Malky Mackay Dismissed as Manager of Cardiff City

Timothy RappFeatured ColumnistDecember 27, 2013

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In a move that wasn't unexpected, Malky Mackay has been sacked as manager of Cardiff City, according to the club's Twitter feed. 

Former Manchester United striker Ole Gunnar Solskjaer has been installed as the early favourite to replace Mackay:

Mackay and team owner Vincent Tan had been feuding for some time, and in recent weeks it became clear that Mackay's days were numbered.

However, the Mirror's John Cross predicts Cardiff will have no problem finding a new manager:

The owner gave a full statement on the decision, courtesy of Sky Sports:

Tan subsequently released a personal statement, adding: "There has been a good deal of publicity generated by and about Mr Malky Mackay over the last few months.

"Indeed far too much dirty linen has been exposed to the public gaze. But, I stress, not by me. Indeed, I have deliberately not responded to this, hoping that the Club can be judged on its football rather than personalised arguments about who said what to whom.

"I have, however, regretfully concluded that it is no longer fair to the Club, its players, its fans, or the public more generally, for this uncomfortable state of affairs to continue. Cardiff City Football Club means far too much to us all for it to be distracted by this."

Mackay took over as manager in June 2011 and helped guide Cardiff to promotion in the Premier League last season, but he and Tan have not seen eye to eye on a number of fronts.

Mackay talked about his feelings, according to the Daily Mirror:

And despite admitting to feeling disappointed by Tan's decision to give him the chop after days of public pressure for him to quit, he thanked his players and "direct footballing staff" for their commitment in helping making his Bluebirds reign a success.

He added: "The foundations laid at Cardiff City FC will provide a solid platform for my successor, and for the sake of the club, I hope that all of the progress that has been made so far will not be impaired in any way by today’s enforced changes."

Tan has been a controversial figure at Cardiff. He infuriated supporters by changing the club's colours from blue to red in 2012. The rage intensified when it was rumoured the club might change their name to the Cardiff Dragons.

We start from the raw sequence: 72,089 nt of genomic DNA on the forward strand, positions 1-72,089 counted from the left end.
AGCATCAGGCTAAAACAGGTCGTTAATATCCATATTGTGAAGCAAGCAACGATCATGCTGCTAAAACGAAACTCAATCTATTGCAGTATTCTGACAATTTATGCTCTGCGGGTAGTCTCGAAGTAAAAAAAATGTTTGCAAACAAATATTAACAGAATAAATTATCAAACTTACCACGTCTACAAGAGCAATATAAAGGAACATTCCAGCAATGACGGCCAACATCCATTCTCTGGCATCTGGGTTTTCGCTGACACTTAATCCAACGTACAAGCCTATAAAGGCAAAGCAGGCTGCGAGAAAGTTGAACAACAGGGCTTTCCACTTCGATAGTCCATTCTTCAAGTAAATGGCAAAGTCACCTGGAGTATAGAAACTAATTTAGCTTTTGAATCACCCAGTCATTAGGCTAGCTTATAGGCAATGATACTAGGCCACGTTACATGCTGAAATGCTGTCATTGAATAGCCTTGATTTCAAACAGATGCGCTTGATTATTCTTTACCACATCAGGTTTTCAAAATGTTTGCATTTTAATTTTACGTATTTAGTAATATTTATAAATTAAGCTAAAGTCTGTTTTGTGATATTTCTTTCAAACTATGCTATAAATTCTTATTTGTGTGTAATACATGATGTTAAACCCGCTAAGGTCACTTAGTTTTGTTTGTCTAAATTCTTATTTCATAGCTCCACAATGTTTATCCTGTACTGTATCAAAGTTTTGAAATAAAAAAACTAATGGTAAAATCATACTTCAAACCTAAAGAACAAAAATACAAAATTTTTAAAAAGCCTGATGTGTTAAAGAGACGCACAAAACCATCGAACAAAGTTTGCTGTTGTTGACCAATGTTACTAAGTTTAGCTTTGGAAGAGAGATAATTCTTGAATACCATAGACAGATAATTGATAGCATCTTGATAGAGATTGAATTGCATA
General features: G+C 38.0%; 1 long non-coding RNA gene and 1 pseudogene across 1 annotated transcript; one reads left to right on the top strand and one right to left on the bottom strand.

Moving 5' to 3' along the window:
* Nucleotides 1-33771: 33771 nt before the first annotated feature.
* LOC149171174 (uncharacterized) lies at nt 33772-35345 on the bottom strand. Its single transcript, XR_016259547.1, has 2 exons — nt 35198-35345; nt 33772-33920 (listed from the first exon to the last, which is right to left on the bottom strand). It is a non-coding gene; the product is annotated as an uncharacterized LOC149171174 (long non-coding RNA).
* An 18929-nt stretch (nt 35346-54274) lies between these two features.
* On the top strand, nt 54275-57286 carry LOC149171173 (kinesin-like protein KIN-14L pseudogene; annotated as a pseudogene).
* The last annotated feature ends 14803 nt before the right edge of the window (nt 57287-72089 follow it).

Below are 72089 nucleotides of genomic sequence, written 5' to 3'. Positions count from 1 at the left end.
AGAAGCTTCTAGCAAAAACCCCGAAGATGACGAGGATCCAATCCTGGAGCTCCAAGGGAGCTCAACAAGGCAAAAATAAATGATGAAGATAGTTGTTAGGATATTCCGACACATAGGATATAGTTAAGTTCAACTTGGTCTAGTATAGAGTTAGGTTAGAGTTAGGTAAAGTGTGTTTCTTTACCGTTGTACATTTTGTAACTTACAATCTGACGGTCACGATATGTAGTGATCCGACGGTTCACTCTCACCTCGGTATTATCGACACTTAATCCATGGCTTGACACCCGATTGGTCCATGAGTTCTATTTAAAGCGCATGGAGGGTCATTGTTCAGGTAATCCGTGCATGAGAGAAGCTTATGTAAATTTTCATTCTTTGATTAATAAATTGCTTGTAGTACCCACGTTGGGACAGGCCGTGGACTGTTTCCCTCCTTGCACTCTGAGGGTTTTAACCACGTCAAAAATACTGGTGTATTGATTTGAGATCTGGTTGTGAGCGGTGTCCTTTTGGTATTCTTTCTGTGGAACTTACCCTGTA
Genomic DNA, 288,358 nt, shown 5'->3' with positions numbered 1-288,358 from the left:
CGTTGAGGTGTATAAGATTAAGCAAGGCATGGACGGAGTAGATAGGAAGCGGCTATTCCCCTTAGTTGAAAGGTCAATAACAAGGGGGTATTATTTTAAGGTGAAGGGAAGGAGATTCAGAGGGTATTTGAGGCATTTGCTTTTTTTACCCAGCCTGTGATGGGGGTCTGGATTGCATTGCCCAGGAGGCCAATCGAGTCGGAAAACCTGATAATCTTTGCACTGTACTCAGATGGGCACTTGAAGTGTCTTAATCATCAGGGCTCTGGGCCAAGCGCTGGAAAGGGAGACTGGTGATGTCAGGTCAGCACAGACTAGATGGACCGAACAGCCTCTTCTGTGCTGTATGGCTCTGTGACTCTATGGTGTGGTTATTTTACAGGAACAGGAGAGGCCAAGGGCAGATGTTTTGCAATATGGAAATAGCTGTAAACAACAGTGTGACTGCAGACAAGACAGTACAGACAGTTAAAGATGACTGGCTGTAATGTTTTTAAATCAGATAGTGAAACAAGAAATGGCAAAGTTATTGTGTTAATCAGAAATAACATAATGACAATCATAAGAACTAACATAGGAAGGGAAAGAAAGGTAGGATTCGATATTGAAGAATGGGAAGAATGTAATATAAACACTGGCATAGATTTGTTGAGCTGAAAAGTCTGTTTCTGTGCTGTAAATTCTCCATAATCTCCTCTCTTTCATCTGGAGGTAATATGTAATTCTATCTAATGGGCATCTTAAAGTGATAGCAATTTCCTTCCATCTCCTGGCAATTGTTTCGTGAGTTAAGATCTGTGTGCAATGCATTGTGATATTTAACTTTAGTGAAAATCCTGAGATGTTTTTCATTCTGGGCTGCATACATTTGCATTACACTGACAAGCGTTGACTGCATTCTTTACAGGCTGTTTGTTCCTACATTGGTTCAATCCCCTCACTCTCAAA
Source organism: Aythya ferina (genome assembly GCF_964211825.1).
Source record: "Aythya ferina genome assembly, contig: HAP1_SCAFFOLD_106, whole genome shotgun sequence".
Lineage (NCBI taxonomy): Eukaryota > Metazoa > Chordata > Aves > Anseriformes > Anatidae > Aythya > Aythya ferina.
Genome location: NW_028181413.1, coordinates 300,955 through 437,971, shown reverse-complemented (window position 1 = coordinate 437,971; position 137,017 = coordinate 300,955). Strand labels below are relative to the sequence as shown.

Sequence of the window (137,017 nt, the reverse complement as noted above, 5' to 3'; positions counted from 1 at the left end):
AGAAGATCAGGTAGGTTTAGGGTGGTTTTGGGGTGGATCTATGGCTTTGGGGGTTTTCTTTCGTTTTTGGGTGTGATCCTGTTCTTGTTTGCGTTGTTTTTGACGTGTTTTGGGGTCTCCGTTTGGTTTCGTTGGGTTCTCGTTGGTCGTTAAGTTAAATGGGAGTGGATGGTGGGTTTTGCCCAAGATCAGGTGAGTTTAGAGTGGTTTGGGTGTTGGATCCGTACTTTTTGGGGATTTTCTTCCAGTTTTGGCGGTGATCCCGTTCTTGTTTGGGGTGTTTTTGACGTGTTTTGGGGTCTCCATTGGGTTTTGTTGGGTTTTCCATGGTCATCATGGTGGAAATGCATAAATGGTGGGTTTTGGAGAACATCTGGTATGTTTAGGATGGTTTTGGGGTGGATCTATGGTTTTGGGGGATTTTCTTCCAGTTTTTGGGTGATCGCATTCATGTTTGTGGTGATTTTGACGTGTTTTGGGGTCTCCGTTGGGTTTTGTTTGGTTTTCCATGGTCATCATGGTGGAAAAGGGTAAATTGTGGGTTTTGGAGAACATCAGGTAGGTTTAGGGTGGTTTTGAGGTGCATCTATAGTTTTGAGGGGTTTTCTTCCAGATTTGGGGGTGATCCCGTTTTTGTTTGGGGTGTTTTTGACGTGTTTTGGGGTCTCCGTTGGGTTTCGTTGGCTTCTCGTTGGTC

CARDIFF, WALES - DECEMBER 20:  Cardiff City fans gather infront of the statue of 1927 City cup final winning captain Fred Keenor, as the future of Cardiff manager Malky MacKay remains unresolved at Cardiff City Stadium on December 20, 2013 in Cardiff, Wal
Stu Forster/Getty Images

According to BBC Radio 5 Live's Pat Murphy, Tan also tried to sway the club's tactics during matches. If there is one thing all managers can agree on, it's that a meddlesome owner is difficult to deal with.

Then there was former head of recruitment Iain Moody being replaced by Alisher Apsalyamov, a friend of Tan's son. That created a rift between Mackay and Tan, one that has only widened.

After Mackay publicly stated he wanted to target three new players in January, Tan said in a statement, according to The Guardian, that he was upset Mackay would request any transfers at all. He added, "not a penny" would be spent, noting that Moody was replaced due to overspending in the summer.

It all led to Tan reportedly sending Mackay an email, per BBC's David Ornstein, in which the owner gave the manager a choice: resign or be sacked. Mackay had previously said he would not resign amid the dispute, leaving Tan to unceremoniously fire him. 

CARDIFF, WALES - DECEMBER 20: A Cardiff City makes a point as the future of Cardiff manager Malky MacKay remains unresolved at Cardiff City Stadium on December 20, 2013 in Cardiff, Wales.  (Photo by Stu Forster/Getty Images)
Stu Forster/Getty Images

Mackay was a popular figure with Cardiff supporters. In fact, on Dec. 26, Adrian Kajumba of the Daily Star reported fans would riot if Mackay was sacked:

After all, a team nicknamed the Bluebirds is currently wearing red kits by the owner's doing.